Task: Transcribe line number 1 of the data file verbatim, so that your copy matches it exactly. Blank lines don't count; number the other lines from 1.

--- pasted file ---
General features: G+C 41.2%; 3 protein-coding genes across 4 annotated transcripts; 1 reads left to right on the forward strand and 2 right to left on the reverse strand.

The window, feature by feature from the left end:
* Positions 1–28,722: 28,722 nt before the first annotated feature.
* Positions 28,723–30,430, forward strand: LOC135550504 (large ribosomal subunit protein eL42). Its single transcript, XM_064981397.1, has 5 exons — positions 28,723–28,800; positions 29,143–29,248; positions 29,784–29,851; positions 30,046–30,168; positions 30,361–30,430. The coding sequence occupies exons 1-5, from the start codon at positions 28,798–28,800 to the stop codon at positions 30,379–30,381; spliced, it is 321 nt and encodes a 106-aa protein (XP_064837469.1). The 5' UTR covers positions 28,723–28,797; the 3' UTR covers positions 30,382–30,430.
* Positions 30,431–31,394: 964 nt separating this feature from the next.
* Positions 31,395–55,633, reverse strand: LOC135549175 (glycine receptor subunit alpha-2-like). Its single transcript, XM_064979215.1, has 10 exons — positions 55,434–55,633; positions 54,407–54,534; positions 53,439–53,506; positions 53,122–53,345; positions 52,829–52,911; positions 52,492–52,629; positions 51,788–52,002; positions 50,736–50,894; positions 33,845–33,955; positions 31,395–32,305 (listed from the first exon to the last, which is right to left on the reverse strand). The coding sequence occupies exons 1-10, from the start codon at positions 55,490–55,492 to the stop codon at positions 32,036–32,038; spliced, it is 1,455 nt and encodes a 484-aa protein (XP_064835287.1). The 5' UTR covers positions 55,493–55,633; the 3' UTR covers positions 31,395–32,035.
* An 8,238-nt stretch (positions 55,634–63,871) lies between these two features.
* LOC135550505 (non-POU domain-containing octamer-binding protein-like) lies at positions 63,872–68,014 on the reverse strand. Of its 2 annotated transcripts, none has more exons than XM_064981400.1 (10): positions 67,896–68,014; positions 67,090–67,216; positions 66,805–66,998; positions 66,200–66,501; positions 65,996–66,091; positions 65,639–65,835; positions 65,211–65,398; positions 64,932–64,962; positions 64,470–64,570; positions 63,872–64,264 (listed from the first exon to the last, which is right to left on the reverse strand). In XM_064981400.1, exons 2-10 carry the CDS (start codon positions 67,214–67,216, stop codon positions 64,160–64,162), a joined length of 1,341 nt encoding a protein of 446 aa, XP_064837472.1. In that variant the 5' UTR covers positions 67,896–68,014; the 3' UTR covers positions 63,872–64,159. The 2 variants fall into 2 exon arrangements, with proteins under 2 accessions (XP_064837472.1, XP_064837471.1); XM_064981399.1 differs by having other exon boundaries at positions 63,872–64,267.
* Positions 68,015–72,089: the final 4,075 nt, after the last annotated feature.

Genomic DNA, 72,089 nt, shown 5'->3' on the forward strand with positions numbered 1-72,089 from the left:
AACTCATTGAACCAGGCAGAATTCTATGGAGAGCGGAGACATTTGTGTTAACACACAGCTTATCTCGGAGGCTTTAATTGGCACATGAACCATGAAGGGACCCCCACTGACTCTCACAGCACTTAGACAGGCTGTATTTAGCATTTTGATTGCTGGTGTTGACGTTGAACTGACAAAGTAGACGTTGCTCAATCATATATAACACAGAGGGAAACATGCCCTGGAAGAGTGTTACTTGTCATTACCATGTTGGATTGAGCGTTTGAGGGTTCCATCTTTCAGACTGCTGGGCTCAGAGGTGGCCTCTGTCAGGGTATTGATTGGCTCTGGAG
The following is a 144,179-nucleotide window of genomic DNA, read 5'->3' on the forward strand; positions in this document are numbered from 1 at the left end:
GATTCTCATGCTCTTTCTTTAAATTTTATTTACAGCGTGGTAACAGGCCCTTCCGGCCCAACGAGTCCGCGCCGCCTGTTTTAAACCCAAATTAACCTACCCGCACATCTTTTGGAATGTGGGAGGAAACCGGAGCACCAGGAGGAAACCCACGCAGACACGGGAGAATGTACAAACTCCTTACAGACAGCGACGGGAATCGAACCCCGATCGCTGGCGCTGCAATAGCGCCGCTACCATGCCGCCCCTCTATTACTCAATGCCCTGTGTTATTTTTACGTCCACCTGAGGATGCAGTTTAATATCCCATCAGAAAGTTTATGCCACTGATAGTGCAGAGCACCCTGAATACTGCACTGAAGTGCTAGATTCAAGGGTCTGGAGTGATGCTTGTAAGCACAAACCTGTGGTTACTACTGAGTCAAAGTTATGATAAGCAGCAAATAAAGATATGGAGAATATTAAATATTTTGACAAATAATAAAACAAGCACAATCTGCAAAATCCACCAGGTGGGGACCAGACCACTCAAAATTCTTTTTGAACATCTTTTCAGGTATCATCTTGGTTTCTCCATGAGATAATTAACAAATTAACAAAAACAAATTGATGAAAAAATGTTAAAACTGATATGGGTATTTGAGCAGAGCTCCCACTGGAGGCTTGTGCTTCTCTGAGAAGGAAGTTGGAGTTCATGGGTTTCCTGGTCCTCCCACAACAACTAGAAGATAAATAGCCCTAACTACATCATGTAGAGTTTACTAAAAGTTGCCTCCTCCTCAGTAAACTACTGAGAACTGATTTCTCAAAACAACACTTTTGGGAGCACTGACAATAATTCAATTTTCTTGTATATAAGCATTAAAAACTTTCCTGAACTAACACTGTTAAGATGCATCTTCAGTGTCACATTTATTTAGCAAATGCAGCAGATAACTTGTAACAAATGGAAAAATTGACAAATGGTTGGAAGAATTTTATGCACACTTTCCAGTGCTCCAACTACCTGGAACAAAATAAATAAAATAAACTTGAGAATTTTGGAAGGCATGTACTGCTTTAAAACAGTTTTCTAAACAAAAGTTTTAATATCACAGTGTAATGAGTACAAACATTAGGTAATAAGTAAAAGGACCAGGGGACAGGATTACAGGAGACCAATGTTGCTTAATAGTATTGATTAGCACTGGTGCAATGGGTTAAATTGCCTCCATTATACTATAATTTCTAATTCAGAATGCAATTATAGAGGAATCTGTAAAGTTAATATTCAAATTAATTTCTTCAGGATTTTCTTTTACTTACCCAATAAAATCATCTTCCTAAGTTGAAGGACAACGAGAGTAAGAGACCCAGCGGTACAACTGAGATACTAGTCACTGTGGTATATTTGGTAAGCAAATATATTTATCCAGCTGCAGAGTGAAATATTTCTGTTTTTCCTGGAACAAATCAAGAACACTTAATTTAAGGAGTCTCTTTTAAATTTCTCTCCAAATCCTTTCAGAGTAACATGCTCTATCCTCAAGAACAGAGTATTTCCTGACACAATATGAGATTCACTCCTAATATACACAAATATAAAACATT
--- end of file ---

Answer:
General features: G+C 41.2%; 3 protein-coding genes across 4 annotated transcripts; 1 reads left to right on the forward strand and 2 right to left on the reverse strand.